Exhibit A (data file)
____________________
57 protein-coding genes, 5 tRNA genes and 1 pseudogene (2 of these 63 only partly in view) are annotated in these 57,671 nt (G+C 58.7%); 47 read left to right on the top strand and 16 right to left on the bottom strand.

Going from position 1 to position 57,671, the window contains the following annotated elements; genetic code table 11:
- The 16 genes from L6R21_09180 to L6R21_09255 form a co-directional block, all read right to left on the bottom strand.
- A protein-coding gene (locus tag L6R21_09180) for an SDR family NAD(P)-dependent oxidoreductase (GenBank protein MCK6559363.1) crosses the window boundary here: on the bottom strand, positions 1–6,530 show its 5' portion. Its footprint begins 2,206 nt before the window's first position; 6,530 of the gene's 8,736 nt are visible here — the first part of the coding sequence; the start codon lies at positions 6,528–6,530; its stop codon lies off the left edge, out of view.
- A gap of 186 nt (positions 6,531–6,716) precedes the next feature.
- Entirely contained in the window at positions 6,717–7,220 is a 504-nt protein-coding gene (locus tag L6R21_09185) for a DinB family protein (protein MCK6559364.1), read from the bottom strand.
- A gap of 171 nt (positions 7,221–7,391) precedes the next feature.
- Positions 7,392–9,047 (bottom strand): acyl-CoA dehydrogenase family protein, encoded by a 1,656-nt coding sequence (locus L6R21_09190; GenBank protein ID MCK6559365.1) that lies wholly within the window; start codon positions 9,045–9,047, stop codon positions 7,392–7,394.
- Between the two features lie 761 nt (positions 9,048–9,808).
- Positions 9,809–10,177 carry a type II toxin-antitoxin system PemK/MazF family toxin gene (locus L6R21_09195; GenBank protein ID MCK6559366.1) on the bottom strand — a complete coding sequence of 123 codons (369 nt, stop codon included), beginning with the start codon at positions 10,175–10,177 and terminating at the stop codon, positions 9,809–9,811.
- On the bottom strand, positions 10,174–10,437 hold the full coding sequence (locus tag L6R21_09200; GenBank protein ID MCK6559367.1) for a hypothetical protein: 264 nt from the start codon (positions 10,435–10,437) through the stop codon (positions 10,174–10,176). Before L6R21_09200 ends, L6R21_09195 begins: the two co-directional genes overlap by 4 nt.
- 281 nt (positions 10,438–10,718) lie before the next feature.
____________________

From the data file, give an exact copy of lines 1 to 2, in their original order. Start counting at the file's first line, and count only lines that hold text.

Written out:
57 protein-coding genes, 5 tRNA genes and 1 pseudogene (2 of these 63 only partly in view) are annotated in these 57,671 nt (G+C 58.7%); 47 read left to right on the top strand and 16 right to left on the bottom strand.

Going from position 1 to position 57,671, the window contains the following annotated elements; genetic code table 11: